Our Pyrenees Trip in 2006

millau-viaduct-from-view-point.JPGIt was after watching a television programme about the building of the Millau Viaduct in southern France that we came up with the idea of a five week adventure along the length of the Pyrenees taking in the crossing of this , the highest bridge in the world.

Our trip started with the Euro-Tunnel crossing from Folkestone (smooth, like being on rails ) in early September. Our van is a trusty high-top Avalon; a 2 litre petrol ,non assisted steering, 14 year old motor-home. Sylvia handles the navigation while I look after the driving. We spent a week going along the north coast of France, down through Brittany then south along the west coast to reach our start point for our Pyrenees adventure. On the way one of the memorable over-night stopovers was at Honfleur; we stayed on the old inner harbour aire overlooking a lovely square-rigger, all for 7 euros. The town itself is always a joy to visit with its water side cafe’s and restaurants.

After a wrong turning which saw us visiting Biarritz, rather a busy place, not our usual type of destination, we headed into the western Pyrenees to settle for a few nights at ancient St.Jean Pied-De-Port. We stayed on the very convenient municipal campsite near the river and only about three minutes stroll to the lovely old medieval town; cobbled streets, outer walls, hilltop citadel, the lot. Several of the front doors in the old part of town had scallop shells above them to indicate they took in guests as this was on the old pilgrims path into Spain.


After this rather pleasant first taste of the Pyrenees we drove further east and then down the Aspe valley to the unique mountain village of Lescum. Sylvia described it as being glued to the hillside, it is so steep. The drive there was quite challenging with tight first gear bends using all the steering lock. We were glad our van is small, as I think a larger motor-home may have thought it not a good idea. On the way over we had seen a lot of painted messages or sayings on the roads, often signed with the letters E.T.A. (the Basque terrorist group ), in large print, a bit unnerving.The site itself is on the edge of the village, a pleasant half mile walk away. Clean showers, toilets and washrooms. The GR10 (the trans Pyrenees French long distance trail) passes through the site so I would expect it to be busy in the summer months. We visited in mid September and it was closing down that week for the winter.The local terrain was quite steep and made for some great walking; with high mountains and deep valleys it was a dream few days. Probably the highlight was on a high path overlooking a gorge a pure white Egyptian Vulture slowly drifted along beneath us. Also over the next few days we were fortunate to watch huge Griffin Vultures soaring on the thermals.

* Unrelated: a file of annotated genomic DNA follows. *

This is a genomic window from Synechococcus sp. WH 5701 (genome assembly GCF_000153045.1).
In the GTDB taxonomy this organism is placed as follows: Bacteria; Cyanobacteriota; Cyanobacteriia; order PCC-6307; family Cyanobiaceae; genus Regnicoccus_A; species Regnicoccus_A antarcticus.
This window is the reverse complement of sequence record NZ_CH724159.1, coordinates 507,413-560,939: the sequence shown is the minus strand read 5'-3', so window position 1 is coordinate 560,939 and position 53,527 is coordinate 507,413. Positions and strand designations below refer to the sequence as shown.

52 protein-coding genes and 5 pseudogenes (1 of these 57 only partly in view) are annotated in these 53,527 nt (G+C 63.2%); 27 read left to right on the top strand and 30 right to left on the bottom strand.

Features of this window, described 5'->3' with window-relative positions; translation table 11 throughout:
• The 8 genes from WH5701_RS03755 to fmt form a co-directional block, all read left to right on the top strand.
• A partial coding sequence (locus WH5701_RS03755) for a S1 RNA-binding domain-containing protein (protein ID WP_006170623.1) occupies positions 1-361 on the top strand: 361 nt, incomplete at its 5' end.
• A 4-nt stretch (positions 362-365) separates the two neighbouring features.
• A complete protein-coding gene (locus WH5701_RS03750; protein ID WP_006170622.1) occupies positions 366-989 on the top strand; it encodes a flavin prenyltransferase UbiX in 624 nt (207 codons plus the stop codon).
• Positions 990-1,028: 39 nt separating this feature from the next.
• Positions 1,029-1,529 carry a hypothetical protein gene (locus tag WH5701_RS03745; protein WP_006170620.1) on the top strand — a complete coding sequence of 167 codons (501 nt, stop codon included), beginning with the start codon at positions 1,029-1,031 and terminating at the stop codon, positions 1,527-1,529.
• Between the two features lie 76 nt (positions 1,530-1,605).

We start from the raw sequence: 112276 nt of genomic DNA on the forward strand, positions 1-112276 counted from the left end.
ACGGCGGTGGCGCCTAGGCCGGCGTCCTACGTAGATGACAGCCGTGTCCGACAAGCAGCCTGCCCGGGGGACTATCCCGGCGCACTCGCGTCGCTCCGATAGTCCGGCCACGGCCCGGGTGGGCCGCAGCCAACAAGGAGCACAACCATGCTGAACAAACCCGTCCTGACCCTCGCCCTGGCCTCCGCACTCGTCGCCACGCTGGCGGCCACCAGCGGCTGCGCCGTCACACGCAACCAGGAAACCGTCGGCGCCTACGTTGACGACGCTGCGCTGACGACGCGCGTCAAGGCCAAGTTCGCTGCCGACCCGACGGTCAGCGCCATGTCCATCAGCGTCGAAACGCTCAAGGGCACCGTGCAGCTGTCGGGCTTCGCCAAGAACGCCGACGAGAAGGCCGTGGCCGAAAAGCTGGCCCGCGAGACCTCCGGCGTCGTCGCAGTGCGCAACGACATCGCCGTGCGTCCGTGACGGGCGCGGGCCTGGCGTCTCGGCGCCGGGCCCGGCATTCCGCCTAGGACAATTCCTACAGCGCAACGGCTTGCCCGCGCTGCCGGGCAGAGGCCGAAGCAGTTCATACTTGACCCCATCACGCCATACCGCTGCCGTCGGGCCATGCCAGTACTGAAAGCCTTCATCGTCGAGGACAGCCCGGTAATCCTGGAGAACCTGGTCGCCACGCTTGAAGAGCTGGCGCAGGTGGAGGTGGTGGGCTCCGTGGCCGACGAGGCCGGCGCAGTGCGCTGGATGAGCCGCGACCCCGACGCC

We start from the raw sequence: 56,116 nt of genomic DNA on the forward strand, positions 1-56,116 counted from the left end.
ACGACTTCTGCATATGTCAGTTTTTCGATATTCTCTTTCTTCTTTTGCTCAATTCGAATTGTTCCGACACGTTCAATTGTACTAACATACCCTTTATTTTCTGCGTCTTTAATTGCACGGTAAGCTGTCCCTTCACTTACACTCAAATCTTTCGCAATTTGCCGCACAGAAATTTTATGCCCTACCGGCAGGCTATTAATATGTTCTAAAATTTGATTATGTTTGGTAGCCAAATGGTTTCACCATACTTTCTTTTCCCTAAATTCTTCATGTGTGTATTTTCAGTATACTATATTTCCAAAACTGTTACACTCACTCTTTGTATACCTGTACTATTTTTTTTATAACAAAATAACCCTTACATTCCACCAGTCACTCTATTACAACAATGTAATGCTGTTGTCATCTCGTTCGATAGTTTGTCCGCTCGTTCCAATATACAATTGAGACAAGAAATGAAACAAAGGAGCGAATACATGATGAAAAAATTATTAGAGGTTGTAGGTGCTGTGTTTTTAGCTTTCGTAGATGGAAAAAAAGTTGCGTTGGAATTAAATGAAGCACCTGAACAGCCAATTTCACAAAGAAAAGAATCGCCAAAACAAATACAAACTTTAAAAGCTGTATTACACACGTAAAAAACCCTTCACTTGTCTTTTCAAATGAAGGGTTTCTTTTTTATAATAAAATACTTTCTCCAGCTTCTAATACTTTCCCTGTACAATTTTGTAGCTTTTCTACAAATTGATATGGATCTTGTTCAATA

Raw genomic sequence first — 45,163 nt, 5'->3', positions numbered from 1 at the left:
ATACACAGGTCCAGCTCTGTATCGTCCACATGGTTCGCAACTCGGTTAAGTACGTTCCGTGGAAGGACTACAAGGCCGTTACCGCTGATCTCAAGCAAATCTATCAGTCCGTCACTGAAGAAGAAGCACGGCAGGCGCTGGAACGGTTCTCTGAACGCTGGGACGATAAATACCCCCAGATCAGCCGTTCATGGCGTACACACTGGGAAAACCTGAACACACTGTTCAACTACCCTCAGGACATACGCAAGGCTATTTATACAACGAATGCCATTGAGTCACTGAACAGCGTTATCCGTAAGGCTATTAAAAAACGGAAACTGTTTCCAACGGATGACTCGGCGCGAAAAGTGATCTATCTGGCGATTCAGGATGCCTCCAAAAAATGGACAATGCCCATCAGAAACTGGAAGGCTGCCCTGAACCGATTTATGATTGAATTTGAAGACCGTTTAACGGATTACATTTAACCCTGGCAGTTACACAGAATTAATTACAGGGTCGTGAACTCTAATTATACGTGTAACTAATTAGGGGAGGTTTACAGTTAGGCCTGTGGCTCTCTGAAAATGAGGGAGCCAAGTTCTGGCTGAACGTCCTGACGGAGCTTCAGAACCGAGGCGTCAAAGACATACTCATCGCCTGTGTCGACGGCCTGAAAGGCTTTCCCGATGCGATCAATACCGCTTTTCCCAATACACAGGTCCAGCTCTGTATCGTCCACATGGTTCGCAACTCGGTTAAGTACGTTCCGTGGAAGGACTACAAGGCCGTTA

All to soon it was time to backtrack out of the valley and over the Col du Souler; at 1475 metres an awesome drive, sometimes in the clouds, which was a bit scary. At the summit there were pigs and a donkey roaming free, oblivious to us travellers.


Our next place of note was at the southern end of the Luz valley at Gavarnie.The drive was along a twisting uphill gorge with overhanging rock walls, blasted to give height clearance, even so several large vans were using the road.

Parking for Motor-homes was at a designated area overlooking the valley, at 4 euros including the nights stay it was good value. The main attraction to the village entails an hours walk along a lovely trail to the Cirque, a bowl shape head to the valley. If walking isn’t your game then there is a herd donkeys that are used to carry the wealthy at 22 euros a go to view the dramatic scene. On our visit it rained almost continuously, but once when the cloud did drift away we could see the peaks covered in their first dusting of snow of the season. The temperature dropped overnight with snow falling to just above the parking area. time to move lower.


Once again we drove back on our tracks out of the gorge to head eastward before going south to the ancient town of Tarascon, the centre for several caves containing prehistoric Cave Paintings and relics. It was from here we decided to walk the six kilometres to Niaux to book a cave entry visit for the next day as they need twenty-four hours notice. On the approach to the hillside cave we could hear rather loud music; after climbing the steep hill the huge cave mouth came into view and in its centre was an orchestra playing. It transpired they were celebrating the centenary of thr caves opening. A very musical bonus to the walk. At the appointed hour the next day we entered the cave complex through double air lock doors armed with small torches to walk the half mile into the bowels of the earth with our English speaking guide. Eventually you reach the wall paintings they are Fourteen Thousand Years Old.They are not as primitive as expected. You feel quite humbled to be allowed to see them, all of animals, some large, some small. Further on there are another two miles of tunnels and more paintings but not for general viewing. Entry 9.4 euros. Unfortunately no photos allowed. It’s one of those places you feel you ought to visit if nearby, and really pleased afterwards that you did.